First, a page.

By Claus Hetting, Wi-Fi NOW CEO & Chairman
With the advent of the 6 GHz band for Wi-Fi, hardware designers are now faced with the challenge of accommodating three bands while making sure signal isolation goals are achieved without sacrificing compact device design as well as high performance. The latest blog by Qorvo’s Igor Lalicevic offers some pertinent advice.
Filtering is one of the keys to achieving the right coverage and gigabit speed performance for new Wi-Fi device and AP designs – and the filters delivering the best results are today designed as BAW filters or bulk acoustic wave filters. A new detailed blog by Qorvo outlines how Qorvo’s so called bandBoost™ filters enable highly isolated, compact, high-performance RFFE (radio frequency front end) designs for Wi-Fi 6 and Wi-Fi 6E-capable tri-band devices.
“Working in higher frequency ranges can bring challenges such as more signal attenuation and thermal increases — especially when trying to meet the requirements of small form factors. To meet these challenges head-on, RF front-end (RFFE) engineers need to take existing technology to another level. One of those advancements has been in BAW filter technology now being used widely in Wi-Fi system designs,” says Igor Lalicevic, Senior Marketing Manager, Wireless Connectivity Business Unit at Qorvo. The full blog with all the details on how to select and apply BAW filters for tri-band Wi-Fi can be found here.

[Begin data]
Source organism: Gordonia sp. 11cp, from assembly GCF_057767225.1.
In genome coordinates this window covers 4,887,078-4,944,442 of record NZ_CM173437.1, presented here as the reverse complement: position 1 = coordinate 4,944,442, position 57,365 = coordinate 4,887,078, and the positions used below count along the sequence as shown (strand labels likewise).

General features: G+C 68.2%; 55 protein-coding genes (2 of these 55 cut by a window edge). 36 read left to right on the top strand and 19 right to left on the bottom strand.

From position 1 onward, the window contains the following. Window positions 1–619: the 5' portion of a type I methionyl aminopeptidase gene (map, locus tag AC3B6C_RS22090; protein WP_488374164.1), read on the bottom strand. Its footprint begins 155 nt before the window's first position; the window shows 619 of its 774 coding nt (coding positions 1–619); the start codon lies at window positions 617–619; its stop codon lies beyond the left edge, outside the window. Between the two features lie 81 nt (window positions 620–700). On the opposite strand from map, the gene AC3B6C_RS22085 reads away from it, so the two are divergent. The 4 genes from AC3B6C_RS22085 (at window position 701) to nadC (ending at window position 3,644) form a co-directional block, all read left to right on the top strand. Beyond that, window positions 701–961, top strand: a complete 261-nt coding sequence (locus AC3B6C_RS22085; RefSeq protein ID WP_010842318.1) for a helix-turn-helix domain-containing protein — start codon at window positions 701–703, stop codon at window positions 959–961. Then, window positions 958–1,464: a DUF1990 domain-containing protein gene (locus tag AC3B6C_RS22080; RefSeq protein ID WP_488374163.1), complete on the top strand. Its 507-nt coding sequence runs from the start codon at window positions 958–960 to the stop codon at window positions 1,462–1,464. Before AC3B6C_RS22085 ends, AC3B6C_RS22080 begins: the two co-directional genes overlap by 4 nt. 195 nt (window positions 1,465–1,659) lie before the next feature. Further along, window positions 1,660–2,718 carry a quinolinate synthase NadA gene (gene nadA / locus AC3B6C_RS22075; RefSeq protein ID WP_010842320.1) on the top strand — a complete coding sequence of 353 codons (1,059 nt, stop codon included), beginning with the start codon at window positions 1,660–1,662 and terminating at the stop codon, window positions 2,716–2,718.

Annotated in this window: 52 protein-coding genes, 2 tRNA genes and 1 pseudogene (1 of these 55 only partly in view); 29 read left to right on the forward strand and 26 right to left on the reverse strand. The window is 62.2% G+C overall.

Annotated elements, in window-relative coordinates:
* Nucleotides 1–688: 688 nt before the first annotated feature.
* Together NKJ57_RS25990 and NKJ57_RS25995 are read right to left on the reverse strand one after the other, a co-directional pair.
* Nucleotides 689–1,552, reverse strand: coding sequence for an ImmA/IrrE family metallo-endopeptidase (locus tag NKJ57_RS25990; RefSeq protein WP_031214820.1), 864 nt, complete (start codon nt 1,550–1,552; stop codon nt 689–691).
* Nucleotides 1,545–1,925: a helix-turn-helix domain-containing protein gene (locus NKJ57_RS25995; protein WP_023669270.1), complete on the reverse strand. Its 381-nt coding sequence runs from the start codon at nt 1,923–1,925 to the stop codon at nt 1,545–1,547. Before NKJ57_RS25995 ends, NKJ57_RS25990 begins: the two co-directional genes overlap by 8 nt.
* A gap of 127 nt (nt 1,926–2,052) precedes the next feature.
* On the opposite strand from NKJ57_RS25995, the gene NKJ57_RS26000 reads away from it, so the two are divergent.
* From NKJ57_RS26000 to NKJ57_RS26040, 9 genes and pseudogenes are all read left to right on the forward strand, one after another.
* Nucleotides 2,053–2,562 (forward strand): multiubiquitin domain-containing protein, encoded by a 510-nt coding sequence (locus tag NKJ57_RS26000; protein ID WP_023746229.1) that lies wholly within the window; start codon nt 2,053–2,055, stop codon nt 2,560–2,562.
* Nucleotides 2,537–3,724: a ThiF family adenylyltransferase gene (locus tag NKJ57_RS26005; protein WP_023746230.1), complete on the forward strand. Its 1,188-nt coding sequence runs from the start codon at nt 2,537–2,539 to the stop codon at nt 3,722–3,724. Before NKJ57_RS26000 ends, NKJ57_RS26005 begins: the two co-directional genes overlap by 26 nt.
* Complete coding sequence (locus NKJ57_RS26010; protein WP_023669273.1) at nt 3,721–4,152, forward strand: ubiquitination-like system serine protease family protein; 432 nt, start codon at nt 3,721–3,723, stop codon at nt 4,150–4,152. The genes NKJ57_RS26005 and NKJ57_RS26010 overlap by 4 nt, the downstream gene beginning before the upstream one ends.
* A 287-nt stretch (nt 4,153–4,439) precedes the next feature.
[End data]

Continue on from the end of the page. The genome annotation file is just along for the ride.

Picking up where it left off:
Qorvo says one critical advancement is extending the system operating temperature of BAW filters all the way from the typical 85 degrees to a full 95 degrees. “The benefits this creates are great for both product designers and end-product customers. Now sleeker devices are achievable, as end-products no longer require large heat sinks. This also reduces design time as engineers can more easily attain system thermal requirements,” says Igor Lalicevic.
Qorvo BAW filters are available as discrete components or integrated into Qorvo’s super compact Wi-Fi front end modules, or iFEMs. Qorvo is a Wi-Fi NOW Partner.